Angular Limb Deformities
Angular limb and deformities are common limb abnormalities in foals that require early recognition and treatment.1,2,4 The pathogenesis of this problem is not clearly understood. Angular limb deformities can be classified as either congenital or acquired in the first few weeks of life. The primary lesion is an imbalance of physeal growth; for various reasons, growth proceeds faster on one side of the physis. Angular limb deformities can be further classified into two categories. Valgus (according to Webster's, it is termed valgus and varus) deformities occur when the deviation occurs lateral to the axis of the limb and varus deformities occur when the deviation is medial to the axis of the limb. The most common location of valgus angular limb deformity is the carpus while varus deformities are most often seen at the fetlock.
It is apparent that a mild carpal valgus of 2-5 degrees offers the newborn foal a comfortable stance while nursing and eating off the ground and is considered acceptable. If the deviation exceeds 5-8 degrees then it becomes a concern and should be monitored. A few days of stall confinement on firm bedding or limited exercise in a small paddock (2-3 times a day) is a rewarding, cost-effective treatment for the early carpal valgus. Radiographs should be part of the physical examination in a foal with an angular limb deformity. Occasionally osseous abnormalities such as hypoplastic carpal bones will preclude correction of the problem without splints or a cast. Radiographs will also reveal the site and degree of deviation, and allow comparison at a later date. Conservative therapy for the management of many angular limb deformities may be successful in the newborn foal. Restricted exercise would be either strict stall confinement or brief periods of turnout in a small area with firm footing. This allows the physis to be stimulated but prevents stress and compression on the affected side of the growth plate. If the knee can be corrected by applying pressure with one hand on the inside of the knee and counter pressure with the other hand applied to the outside of the fetlock, then a splint made from polyvinylchloride (PVC) pipe fitted from the elbow to the fetlock applied for a few hours daily may be useful. A full length bandage is applied to the limb first, and then the PVC pipe is placed on the outside of the limb and secured with a bandage. This will distract the carpus laterally. The splint is often the most cost effective treatment available but must be applied with caution.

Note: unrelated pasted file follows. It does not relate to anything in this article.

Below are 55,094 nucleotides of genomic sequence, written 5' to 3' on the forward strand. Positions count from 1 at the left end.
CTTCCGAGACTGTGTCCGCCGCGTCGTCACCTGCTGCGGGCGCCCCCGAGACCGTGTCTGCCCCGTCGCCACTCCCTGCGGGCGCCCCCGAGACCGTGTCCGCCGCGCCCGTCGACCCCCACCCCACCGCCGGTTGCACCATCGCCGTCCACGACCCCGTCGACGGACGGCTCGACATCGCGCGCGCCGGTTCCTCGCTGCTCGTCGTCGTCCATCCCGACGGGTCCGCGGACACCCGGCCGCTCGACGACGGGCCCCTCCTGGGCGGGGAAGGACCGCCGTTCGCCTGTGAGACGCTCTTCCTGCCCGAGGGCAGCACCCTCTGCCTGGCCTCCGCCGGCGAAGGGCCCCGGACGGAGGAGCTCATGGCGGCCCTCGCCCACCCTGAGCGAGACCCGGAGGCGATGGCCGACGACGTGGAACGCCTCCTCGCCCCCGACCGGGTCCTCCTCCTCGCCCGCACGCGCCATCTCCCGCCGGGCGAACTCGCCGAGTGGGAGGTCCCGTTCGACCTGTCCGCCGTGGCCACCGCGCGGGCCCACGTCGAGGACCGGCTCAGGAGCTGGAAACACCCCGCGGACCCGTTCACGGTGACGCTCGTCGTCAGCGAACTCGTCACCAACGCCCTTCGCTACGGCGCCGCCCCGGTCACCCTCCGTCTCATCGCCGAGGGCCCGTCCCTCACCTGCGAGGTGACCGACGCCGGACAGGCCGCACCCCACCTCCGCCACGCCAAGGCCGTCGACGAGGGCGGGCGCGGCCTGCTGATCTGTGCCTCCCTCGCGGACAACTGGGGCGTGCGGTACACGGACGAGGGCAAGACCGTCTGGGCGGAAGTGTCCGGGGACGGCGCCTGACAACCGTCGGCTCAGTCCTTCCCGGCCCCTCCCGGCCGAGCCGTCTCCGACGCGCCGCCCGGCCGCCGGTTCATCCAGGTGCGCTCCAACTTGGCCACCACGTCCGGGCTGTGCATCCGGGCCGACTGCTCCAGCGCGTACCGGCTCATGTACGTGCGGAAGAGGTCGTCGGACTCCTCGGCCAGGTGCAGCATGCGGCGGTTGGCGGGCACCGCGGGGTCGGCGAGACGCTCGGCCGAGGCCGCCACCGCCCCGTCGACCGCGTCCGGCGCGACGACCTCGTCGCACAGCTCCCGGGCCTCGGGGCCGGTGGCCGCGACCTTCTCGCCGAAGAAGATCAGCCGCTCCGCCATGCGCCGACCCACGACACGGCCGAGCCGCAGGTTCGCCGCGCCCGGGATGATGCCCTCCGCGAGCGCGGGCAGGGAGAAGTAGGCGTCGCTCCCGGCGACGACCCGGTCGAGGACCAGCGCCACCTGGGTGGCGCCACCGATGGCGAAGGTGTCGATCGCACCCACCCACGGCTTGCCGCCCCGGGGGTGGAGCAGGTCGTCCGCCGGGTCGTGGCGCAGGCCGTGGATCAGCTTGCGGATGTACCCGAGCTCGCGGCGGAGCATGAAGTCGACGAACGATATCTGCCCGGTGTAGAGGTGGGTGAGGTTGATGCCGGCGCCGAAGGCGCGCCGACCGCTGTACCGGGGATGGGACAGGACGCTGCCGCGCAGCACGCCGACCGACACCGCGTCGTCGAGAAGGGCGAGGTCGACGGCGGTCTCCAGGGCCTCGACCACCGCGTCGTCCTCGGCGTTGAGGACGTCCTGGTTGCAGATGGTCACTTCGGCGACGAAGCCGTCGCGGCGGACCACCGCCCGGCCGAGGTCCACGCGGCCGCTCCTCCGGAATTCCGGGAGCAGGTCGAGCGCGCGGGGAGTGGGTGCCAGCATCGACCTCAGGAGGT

|Fig. 7. Foal showing bilateral fetlock varus.|
|Fig. 8. Flexural deformity. Note broken forward hoof-pastern axis and heel raised off the ground.|
|Fig. 9. Composite toe extension applied to a foal with a flexural deformity.|
Acquired carpal valgus deformities can be graded from one to four according to severity (Fig. 7). Acquired carpal valgus deformities can occur anywhere from a few days onward. Mild to moderate valgus will generally respond to restricted exercise and the use of a composite extension applied to the medial side of the foot while the more severe cases require surgical intervention combined with farriery. The extension on the medial side and toward the heels appears to redirect the forces on the physis on the overloaded side of the limb by moving the plane of weight bearing toward the midline3 (Fig. 8). The extension also appears promotes centerline breakover. The extension is made from a polymethylmethacrylateb mixed with fiberglass strands applied directly to the foot and shaped to the desired width. It is trimmed like normal hoof as the foot grows distally or additional applications can be applied if necessary. In severe cases of carpal valgus where surgery is necessary, a medial extension is combined with the surgery. In many cases the surgical procedure may be performed too early before conservative therapy is allowed to correct the problem. It appears that valgus angular limb deformities involving the carpus will respond to surgery up to four months of age with full correction.